OIL COMPANIES rarely waste time in putting up pump prices once the world crude oil price goes up. They could have two months’ supplies, bought at the lower price, but grab the opportunity to increase profit margins as soon as it comes up. When the world crude oil price goes in the opposite direction, it takes months before consumers benefit from lower pump prices and usually there has to be some pressure from consumer groups and the media.
This is how things have always worked, regardless of the complex methods of calculating the pump prices that companies charge. Not surprisingly all companies increase pump prices, invariably, at the same time, raising suspicions of price collusion. There have been several half-hearted attempts by successive governments to tackle the problem – a plafond was imposed at one stage but proved totally ineffective – including simplifying the calculation of prices but nothing has ever worked.
The only way to bring the oil company oligopoly into line would be to try to build a case of price collusion against it and impose hefty fines. This had happened in the past, with fines of tens of millions of euro imposed on each company by the Commission for the Protection of Competition (CPC), but the decision was declared null and void by the Supreme Court on the grounds that the head of the CPC did not have the qualifications, stipulated by law, to hold the position. Since then, very little has been done, although the CPC undertook another investigation two years ago.
Admittedly, it is difficult to have real competition in a market as small as Cyprus’ in which 90 per cent of petrol is supplied by the same refinery (all companies pay the same price), but that does not mean the authorities should turn a blind eye to the possibility of price collusion. If the CPC builds a strong case against the companies and eventually imposes hefty fines that cannot be overturned on appeal the companies might be less inclined to pursue a ruthless pricing policy which pushes up pump prices as soon as there is an increase in in the crude oil price and takes months lower them when the crude oil price falls.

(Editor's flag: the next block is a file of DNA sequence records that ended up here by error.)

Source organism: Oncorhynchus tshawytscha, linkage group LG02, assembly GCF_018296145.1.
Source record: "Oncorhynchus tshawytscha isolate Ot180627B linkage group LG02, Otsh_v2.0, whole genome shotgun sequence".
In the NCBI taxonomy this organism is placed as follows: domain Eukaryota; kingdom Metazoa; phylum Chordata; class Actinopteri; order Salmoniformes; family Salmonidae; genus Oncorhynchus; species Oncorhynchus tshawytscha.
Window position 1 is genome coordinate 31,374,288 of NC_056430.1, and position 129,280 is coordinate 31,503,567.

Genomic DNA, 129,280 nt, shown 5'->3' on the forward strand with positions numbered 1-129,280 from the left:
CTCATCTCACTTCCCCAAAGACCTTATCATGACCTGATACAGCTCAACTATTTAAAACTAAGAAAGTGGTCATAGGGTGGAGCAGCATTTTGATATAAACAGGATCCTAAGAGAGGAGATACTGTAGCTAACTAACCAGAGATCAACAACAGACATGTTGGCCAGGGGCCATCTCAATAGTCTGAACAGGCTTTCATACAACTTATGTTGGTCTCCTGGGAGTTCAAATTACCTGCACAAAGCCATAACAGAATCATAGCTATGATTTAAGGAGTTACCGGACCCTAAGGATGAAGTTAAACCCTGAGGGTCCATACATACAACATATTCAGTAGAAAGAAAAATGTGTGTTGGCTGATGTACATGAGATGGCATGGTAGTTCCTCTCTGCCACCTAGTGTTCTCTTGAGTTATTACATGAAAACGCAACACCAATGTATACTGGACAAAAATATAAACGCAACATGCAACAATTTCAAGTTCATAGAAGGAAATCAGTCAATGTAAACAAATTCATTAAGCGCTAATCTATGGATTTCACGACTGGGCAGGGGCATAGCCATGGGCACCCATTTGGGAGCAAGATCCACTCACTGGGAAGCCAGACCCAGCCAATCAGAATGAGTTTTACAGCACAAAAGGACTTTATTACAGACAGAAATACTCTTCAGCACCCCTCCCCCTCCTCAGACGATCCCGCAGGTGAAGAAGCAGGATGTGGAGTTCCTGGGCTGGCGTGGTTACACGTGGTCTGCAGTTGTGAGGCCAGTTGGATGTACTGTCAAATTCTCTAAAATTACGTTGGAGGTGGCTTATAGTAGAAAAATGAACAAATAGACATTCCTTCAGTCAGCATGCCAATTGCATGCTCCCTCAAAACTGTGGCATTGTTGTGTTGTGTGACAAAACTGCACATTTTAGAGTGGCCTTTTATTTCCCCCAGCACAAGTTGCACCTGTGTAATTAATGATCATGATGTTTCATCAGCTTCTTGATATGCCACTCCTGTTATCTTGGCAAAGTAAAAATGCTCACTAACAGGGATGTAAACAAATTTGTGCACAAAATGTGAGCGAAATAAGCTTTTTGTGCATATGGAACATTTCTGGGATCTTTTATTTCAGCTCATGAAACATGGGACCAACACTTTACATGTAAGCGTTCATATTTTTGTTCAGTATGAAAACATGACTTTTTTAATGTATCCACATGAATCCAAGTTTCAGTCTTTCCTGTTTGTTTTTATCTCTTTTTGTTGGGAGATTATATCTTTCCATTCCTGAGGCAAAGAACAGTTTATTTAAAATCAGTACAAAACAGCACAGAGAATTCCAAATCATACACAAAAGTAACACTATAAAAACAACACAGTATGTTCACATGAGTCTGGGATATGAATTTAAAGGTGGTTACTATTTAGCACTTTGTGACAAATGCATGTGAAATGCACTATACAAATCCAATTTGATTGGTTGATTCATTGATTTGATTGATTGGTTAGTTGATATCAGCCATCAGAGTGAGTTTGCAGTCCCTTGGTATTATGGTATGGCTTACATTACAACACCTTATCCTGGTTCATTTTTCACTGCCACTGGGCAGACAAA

Whether this would ever happen, remains to be seen, but consumer groups should keep up the pressure as should the media. We should not expect too much from the government which benefits from high petrol pump prices, through increased tax revenue. The CPC however is an independent body which is obliged to act when there are allegations of price collusion by organised groups or members of the public.